The third season of HBO’s True Detective seemingly hinged on the answer to one gigantic question: What happened to Will and Julie Purcell? In 1980, the two kids went off to ride their bikes in their small Arkansas town and disappeared. Will’s body was discovered the next night in a nearby cave, but who killed him? And who kidnapped his sister Julie?
The Purcell case would haunt Detectives Wayne Hays (Mahershala Ali) and Roland West (Stephen Dorff) for decades, and Sunday’s season finale offered answers to big questions, even if it’s not totally clear which of those answers are the full truth of the matter.
As Hays and West learned 35 years after they began investigating the Purcell case, everything hinged on the obsession of a mentally ill woman from a powerful local family. After losing her husband and daughter in a car accident, Isabel Hoyt spotted the Purcell children at a company picnic, brought there by Hoyt Foods employee Lucy Purcell (Mamie Gummer). Working with her caretaker, Junius Watts, Isabel befriended the Purcell kids, and began meeting them in the woods to play games like hide and seek. But that fateful evening at Devil’s Den, Watts ultimately revealed to Hays and West after they confronted him in 2015, “Isabel had other plans.”
That day in 1980, Isabel attempted to bring Julie home with her and Will fought back to protect his sister. A scuffle ensued and Will fell backward, dying after he smashed the back of his head against a rock. Junius lied to the young Purcell girl, saying that her brother would be okay, and put Will’s body in the cave where it would be found by Detective Hays. Isabel then absconded with Julie, keeping her in the “pink room” deep in the Hoyt estate and drugging her for years with lithium. Julie’s mother Lucy knew about all of this — prior to the accident, Isabel had been hoping to adopt the girl, and she paid off Lucy to keep quiet — and Officer Harris James helped cover it all up, framing Brett Woodard in 1980 and then Tom Purcell in 1990.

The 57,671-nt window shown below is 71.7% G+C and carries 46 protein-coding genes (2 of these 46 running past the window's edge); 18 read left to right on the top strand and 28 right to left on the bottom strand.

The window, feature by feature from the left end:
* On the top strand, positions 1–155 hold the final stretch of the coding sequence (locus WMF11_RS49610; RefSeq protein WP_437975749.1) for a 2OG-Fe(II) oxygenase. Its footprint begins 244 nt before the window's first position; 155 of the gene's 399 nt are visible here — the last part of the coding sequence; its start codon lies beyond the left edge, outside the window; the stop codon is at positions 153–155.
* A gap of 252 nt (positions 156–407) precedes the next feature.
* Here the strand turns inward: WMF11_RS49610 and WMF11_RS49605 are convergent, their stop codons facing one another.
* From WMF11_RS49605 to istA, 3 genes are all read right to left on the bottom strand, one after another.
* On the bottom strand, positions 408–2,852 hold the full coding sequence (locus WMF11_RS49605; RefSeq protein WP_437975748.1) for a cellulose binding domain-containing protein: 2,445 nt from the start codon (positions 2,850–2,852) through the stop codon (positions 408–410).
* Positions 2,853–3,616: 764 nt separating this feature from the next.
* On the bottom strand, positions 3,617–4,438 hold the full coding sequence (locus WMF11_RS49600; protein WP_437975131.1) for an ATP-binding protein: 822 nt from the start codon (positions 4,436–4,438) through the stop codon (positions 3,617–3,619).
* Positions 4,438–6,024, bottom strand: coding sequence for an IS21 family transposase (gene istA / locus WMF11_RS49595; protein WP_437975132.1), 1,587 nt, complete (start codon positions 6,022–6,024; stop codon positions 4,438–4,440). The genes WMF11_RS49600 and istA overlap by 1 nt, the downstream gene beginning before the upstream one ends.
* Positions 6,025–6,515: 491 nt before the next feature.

That leaves one big mystery: How did Julie get away from the Hoyts? As Junius reveals to Hays and West, he helped Julie escape after she began asking questions about memories of her brother and the outside world, which led to her being discovered and the case being reopened in 1990. After that, Julie found her way to a convent, where she reportedly died of HIV in 1995, although Hays later surmises that her death was possibly just a cover orchestrated by the convent’s nuns, in order to help Julie live a life apart from her tragic history. Motivated by the memory of his late wife, Amelia (Carmen Ejogo), Hays concludes that Julie actually got together with her former schoolmate and had a daughter, then tracks them down to another Arkansas town called Greenland.
But when Hays pulls up to the house where he suspects Julie now lives, his memory slips his grasp once more, and he forgets who this woman might be or why he’s even there. In the end, he doesn’t close the case that’s frustrated him his whole life, though it’s still a happy ending because he reconnects with both West and his own children. The season closes on Hays recalling a pivotal moment when he first proposed to Amelia, followed by a short vignette of the soldier he once was, disappearing into the Vietnam jungle.
Ultimately, Detective Hays was standing right next to the missing girl he’d obsessively tracked for decades and he didn’t even know it. But we know the truth. Or do we?